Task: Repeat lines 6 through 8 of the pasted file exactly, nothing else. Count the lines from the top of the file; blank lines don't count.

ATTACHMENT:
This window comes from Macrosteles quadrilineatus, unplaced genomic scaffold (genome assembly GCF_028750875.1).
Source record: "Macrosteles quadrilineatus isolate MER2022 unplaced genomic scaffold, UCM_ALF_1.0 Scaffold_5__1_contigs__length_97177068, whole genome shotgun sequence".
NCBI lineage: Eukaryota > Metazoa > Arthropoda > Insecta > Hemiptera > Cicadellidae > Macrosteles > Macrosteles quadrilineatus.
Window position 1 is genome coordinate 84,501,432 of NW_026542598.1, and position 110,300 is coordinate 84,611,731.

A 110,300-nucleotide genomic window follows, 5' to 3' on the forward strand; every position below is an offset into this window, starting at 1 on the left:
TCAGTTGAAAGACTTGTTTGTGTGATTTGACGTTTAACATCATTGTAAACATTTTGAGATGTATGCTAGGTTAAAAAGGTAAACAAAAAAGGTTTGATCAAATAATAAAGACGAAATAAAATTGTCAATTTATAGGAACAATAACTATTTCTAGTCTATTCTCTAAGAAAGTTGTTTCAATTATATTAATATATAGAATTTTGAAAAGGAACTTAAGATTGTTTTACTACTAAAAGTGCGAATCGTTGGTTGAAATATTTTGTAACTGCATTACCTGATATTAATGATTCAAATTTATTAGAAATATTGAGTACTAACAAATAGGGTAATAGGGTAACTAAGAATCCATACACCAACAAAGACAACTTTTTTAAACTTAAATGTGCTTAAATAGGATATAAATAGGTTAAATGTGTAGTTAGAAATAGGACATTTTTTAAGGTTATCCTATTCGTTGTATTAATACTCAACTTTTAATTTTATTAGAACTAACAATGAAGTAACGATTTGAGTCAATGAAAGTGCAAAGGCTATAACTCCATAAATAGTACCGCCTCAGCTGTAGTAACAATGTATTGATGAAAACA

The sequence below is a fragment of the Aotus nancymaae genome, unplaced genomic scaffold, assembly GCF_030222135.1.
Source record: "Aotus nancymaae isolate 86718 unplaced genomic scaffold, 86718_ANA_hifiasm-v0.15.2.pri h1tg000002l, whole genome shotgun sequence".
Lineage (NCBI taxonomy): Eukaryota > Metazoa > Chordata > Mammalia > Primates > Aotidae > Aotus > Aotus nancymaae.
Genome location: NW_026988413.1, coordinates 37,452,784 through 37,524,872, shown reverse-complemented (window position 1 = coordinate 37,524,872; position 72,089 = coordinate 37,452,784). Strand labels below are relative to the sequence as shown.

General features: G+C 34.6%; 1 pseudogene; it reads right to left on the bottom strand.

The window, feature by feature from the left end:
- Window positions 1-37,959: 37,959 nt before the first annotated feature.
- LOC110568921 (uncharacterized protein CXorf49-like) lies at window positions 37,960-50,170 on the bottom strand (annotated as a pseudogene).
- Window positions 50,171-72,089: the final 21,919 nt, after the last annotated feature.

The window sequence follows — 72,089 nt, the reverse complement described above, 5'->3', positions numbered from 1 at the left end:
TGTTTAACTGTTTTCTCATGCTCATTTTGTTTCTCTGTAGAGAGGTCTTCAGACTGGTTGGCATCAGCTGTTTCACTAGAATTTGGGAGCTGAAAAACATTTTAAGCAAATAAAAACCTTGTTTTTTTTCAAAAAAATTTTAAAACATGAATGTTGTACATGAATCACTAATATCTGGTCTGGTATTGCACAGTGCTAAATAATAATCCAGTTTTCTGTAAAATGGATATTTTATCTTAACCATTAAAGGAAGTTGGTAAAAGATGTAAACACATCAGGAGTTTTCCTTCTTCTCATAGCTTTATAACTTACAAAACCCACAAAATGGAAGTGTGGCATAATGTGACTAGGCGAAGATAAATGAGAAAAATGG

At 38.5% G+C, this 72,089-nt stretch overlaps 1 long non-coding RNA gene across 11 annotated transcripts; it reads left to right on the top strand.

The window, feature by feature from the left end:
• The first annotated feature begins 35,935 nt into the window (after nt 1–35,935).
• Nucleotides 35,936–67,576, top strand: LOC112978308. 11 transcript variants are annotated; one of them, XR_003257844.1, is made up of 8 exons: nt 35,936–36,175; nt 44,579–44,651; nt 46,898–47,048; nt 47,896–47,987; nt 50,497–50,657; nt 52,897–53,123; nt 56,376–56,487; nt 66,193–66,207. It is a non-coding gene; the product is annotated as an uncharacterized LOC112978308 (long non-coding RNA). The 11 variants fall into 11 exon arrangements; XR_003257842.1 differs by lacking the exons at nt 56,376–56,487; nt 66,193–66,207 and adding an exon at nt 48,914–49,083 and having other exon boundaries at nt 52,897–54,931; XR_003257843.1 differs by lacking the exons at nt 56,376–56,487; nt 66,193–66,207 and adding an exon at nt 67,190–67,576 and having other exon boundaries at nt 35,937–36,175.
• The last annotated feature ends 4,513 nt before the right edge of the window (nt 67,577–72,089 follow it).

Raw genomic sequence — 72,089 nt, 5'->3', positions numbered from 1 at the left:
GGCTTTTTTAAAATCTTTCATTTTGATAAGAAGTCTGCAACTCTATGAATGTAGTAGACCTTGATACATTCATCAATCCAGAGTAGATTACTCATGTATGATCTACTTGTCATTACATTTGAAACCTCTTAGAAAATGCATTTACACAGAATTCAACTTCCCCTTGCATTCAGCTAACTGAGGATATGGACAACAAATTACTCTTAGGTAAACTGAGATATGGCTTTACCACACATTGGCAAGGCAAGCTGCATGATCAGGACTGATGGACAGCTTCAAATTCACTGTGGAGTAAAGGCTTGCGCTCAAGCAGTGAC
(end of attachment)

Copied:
TCAGTTGAAAGACTTGTTTGTGTGATTTGACGTTTAACATCATTGTAAACATTTTGAGATGTATGCTAGGTTAAAAAGGTAAACAAAAAAGGTTTGATCAAATAATAAAGACGAAATAAAATTGTCAATTTATAGGAACAATAACTATTTCTAGTCTATTCTCTAAGAAAGTTGTTTCAATTATATTAATATATAGAATTTTGAAAAGGAACTTAAGATTGTTTTACTACTAAAAGTGCGAATCGTTGGTTGAAATATTTTGTAACTGCATTACCTGATATTAATGATTCAAATTTATTAGAAATATTGAGTACTAACAAATAGGGTAATAGGGTAACTAAGAATCCATACACCAACAAAGACAACTTTTTTAAACTTAAATGTGCTTAAATAGGATATAAATAGGTTAAATGTGTAGTTAGAAATAGGACATTTTTTAAGGTTATCCTATTCGTTGTATTAATACTCAACTTTTAATTTTATTAGAACTAACAATGAAGTAACGATTTGAGTCAATGAAAGTGCAAAGGCTATAACTCCATAAATAGTACCGCCTCAGCTGTAGTAACAATGTATTGATGAAAACA

The sequence below is a fragment of the Aotus nancymaae genome, unplaced genomic scaffold, assembly GCF_030222135.1.
Source record: "Aotus nancymaae isolate 86718 unplaced genomic scaffold, 86718_ANA_hifiasm-v0.15.2.pri h1tg000002l, whole genome shotgun sequence".